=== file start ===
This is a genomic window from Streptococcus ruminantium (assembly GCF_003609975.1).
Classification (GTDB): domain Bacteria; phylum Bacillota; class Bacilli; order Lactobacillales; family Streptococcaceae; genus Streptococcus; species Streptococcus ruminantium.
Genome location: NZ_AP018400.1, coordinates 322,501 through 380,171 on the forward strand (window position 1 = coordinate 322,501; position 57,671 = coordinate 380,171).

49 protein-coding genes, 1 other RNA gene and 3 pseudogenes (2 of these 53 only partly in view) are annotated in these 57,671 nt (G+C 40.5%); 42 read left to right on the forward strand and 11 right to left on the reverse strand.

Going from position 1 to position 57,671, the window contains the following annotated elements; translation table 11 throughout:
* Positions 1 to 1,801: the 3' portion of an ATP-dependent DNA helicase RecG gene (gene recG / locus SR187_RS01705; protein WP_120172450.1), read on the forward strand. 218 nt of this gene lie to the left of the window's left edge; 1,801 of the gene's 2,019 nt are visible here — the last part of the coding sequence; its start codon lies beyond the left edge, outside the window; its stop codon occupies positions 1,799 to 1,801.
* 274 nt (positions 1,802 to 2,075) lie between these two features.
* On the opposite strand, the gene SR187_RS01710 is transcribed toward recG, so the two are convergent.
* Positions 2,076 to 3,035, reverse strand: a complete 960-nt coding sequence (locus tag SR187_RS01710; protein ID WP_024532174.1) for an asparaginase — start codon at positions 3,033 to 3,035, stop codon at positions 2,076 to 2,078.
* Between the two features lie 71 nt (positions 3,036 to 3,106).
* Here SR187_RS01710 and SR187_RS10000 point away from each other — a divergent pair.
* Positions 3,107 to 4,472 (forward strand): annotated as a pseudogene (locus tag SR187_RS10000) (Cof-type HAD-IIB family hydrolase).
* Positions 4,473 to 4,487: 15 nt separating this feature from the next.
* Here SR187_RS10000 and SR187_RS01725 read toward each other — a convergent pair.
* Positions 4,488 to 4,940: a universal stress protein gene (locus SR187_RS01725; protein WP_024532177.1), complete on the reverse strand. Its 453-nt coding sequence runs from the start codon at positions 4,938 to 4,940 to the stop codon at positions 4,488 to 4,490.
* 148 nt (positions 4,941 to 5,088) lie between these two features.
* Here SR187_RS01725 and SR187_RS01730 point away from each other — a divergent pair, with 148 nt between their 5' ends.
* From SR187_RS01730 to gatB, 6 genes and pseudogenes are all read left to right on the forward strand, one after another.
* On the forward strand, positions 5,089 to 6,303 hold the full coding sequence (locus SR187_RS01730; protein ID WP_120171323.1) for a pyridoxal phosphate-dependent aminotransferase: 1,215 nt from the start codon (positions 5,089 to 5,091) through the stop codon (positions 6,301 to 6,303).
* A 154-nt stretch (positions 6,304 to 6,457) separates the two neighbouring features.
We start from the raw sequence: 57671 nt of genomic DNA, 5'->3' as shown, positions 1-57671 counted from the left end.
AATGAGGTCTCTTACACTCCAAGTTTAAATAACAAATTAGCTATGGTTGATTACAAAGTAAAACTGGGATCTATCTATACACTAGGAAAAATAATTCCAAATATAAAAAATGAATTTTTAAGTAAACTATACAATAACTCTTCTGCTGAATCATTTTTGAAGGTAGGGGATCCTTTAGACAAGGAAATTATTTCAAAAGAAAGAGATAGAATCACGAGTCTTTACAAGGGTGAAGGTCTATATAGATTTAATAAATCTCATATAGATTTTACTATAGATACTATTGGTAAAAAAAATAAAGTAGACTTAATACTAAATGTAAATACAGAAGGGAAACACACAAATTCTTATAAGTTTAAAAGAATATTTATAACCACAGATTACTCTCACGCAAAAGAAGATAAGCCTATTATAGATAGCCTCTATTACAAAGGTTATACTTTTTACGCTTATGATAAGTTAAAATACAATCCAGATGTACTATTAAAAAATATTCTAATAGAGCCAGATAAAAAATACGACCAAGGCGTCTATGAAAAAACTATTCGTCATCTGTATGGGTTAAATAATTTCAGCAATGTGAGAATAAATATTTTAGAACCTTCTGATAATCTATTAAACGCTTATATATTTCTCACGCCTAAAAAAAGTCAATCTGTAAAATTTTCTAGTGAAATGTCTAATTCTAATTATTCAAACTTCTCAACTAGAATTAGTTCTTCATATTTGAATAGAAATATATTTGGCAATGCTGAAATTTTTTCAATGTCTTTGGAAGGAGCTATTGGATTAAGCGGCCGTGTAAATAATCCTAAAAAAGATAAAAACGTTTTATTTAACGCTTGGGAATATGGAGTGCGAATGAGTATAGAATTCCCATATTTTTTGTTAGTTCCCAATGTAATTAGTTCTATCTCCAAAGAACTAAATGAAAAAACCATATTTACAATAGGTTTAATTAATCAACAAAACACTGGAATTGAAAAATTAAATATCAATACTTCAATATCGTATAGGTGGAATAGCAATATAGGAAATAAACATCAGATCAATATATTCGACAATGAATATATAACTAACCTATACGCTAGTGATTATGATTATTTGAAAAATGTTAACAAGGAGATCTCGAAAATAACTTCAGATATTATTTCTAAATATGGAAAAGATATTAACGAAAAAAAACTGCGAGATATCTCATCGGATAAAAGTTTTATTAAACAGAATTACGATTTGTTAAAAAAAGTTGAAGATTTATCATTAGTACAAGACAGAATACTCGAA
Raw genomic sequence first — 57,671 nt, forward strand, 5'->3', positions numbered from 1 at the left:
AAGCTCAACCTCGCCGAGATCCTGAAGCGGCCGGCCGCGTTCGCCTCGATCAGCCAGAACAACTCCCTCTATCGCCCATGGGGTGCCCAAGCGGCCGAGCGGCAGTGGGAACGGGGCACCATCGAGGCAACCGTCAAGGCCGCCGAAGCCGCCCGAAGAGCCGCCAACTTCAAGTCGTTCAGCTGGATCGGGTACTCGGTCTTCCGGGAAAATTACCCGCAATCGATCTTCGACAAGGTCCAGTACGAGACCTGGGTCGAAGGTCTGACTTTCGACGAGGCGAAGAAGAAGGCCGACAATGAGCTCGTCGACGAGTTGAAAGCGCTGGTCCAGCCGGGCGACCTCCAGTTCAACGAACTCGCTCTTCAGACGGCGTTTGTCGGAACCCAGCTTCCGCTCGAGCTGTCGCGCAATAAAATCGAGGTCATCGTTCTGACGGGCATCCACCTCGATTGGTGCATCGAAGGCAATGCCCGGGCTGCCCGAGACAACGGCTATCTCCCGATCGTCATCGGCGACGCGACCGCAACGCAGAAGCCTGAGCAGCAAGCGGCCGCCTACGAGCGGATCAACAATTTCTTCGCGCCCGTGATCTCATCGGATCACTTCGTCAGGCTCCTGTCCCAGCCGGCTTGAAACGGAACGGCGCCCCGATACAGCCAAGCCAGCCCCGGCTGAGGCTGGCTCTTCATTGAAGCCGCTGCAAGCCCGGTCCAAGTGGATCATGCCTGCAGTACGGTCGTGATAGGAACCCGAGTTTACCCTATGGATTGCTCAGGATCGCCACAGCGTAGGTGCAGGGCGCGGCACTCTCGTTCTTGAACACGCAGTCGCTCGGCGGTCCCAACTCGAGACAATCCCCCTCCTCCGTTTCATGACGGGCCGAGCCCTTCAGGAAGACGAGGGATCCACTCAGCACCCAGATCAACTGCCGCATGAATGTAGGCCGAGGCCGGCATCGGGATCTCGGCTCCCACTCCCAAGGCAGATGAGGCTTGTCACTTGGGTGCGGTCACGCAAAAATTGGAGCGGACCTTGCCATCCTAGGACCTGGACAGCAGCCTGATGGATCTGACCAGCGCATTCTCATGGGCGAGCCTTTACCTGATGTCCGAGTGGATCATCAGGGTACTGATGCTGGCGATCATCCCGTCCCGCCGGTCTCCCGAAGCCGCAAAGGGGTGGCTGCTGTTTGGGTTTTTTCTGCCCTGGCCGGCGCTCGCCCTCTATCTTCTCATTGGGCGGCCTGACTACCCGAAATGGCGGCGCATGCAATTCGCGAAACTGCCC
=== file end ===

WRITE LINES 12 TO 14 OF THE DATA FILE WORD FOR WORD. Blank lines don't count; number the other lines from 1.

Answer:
* Positions 3,107 to 4,472 (forward strand): annotated as a pseudogene (locus tag SR187_RS10000) (Cof-type HAD-IIB family hydrolase).
* Positions 4,473 to 4,487: 15 nt separating this feature from the next.
* Here SR187_RS10000 and SR187_RS01725 read toward each other — a convergent pair.